One People’s Project also uncovered a comment by Norsewind band member Poul Augustsson, who said, “Torden Stamme and Norsewind raised a horn to you last night” in a post thanking fans for supporting a skinhead counter demonstration in response to a community demonstration against hate and racism in Philadelphia.
Another point was raised about the band’s use of the black sun symbol. This was part of Philly Antifa‘s case, which cited the repeated uses of the Wewelsburg black sun in Norsewind’s album art and promotional materials.
Many apologists have claimed that anyone making accusations of racism toward those using the symbol are ignorant, prejudiced, and mean to harm all Heathens and Pagans. After all, as they argue, the black sun is an ancient pre-Christian, Germanic occult symbol and is on close to the same level of importance as the Valknut or the Hammer of Thor.
Funny how it seems the ancient Germanics never got that memo.
The only evidence we have of a black sun design existing in ancient times comes in the form of a handful of belt buckles and broaches found at dig sites in western Germany and eastern France, and dating from around the time of the Roman Empire. The black sun is simply has not been found in even remotely the same context, importance, or focus as the Valknut on the famous Hammar stone in Gotland, the numerous Mjolnir pendants, and plenty of other examples of sacred symbols.
The first place this specific design has been seen is the North Tower of Wewelsburg Castle in northwestern Germany. From the 14th century until it fell into ruins in the 18th, the castle was the property of the Prince-Bishop of Paderborn. It had a largely unremarkable history ranging from an old ruin to a youth hostel . Then, in 1934, the castle and grounds were purchased by Heinrich Himmler. He intended for the castle to serve as the new center of the cult of the SS. The room with the Wewelsburg Black Sun was a meeting and ritual hall for Himmler and his generals during the Second World War.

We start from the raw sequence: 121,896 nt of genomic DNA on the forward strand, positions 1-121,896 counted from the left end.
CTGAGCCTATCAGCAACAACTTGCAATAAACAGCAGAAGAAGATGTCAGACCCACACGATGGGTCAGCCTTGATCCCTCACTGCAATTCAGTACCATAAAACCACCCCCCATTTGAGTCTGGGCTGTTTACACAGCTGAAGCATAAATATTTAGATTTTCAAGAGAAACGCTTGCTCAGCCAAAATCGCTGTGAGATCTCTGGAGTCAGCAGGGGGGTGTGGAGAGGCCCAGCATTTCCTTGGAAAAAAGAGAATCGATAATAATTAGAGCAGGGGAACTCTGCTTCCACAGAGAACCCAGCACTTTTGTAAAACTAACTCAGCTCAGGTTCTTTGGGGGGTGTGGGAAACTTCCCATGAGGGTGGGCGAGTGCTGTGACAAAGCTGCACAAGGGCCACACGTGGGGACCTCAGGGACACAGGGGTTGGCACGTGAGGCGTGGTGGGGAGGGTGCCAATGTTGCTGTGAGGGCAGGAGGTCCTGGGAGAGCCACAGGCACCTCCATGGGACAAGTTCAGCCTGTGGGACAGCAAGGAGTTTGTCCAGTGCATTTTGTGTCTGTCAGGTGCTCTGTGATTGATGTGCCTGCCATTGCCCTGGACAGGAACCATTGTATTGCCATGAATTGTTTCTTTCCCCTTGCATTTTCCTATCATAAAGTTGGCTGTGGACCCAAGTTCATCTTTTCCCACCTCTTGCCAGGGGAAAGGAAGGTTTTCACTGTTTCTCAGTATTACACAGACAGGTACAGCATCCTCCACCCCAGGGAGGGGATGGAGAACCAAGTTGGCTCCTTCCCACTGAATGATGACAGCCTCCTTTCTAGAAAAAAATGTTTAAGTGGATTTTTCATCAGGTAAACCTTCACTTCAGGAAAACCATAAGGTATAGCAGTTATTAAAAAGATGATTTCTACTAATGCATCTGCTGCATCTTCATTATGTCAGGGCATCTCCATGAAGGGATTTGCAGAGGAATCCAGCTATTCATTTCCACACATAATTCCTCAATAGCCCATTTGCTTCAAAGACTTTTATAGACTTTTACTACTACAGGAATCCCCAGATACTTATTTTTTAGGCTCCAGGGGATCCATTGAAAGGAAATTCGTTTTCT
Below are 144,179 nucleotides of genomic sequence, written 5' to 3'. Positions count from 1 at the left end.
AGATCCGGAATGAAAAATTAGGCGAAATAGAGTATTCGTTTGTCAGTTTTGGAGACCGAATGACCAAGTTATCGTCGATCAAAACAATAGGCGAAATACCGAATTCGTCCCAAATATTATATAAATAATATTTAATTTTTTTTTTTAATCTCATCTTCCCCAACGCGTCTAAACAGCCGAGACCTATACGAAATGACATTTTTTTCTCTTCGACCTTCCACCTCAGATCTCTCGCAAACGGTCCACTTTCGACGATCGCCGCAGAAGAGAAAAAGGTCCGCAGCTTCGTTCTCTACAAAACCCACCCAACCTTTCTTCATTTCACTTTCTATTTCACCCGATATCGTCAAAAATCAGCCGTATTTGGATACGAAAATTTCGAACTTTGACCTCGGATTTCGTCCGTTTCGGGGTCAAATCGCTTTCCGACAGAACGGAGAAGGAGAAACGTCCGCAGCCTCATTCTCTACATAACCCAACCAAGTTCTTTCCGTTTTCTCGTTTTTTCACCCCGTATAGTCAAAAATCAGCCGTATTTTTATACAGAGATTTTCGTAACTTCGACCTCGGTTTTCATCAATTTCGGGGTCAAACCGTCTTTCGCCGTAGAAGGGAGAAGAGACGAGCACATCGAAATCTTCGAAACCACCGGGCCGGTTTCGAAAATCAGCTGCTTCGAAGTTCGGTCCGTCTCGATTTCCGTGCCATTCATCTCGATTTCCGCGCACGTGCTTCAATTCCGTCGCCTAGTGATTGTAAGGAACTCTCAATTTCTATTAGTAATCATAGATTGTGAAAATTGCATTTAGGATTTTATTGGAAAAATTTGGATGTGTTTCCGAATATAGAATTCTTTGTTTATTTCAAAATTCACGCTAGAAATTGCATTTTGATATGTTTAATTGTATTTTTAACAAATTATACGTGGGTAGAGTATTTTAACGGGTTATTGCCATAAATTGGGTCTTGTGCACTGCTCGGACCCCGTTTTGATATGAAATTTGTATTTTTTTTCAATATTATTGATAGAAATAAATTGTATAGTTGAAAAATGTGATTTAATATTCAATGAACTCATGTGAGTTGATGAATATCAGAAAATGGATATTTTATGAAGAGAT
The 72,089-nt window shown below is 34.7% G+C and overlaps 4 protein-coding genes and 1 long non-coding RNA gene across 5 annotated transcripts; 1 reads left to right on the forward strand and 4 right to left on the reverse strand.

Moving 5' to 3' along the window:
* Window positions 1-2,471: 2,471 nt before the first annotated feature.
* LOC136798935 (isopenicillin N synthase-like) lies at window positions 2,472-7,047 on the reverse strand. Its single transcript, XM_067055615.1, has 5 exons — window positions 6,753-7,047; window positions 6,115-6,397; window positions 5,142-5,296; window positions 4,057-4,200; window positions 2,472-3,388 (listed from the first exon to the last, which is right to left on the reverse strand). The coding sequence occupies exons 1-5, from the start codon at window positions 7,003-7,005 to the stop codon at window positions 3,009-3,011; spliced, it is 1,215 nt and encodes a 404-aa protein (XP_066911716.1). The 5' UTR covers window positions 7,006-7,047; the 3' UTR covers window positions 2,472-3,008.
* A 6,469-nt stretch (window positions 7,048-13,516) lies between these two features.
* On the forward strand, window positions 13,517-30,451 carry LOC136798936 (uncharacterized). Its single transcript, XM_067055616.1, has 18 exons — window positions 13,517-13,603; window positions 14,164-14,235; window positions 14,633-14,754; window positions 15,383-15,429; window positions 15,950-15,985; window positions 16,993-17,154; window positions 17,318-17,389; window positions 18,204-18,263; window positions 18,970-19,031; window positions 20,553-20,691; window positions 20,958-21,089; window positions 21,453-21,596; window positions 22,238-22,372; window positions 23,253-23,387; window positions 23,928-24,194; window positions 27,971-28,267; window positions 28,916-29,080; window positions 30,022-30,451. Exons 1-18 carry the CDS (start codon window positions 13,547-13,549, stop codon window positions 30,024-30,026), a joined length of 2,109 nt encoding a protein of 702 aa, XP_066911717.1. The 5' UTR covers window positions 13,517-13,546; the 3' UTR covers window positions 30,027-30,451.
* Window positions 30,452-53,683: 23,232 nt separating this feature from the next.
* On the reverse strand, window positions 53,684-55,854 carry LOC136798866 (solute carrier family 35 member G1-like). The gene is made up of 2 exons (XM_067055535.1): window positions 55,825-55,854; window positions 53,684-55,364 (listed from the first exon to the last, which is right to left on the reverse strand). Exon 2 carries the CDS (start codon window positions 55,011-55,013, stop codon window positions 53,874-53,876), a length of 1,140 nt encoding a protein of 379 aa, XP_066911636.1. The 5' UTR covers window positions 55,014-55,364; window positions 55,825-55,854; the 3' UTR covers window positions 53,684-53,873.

Casting doubt on the already dubious antiquity of the Wewelsburg Black Sun is the lack of documentation showing when it was installed in the North Tower floor, with no mention in both the SS or older castle records. Between the lack of clear evidence as to when this design was installed, the castle’s long history as the property of a bishop, and SS renovations, there is no question that the popular Wewelsburg black sun is not an ancient Germanic occult symbol.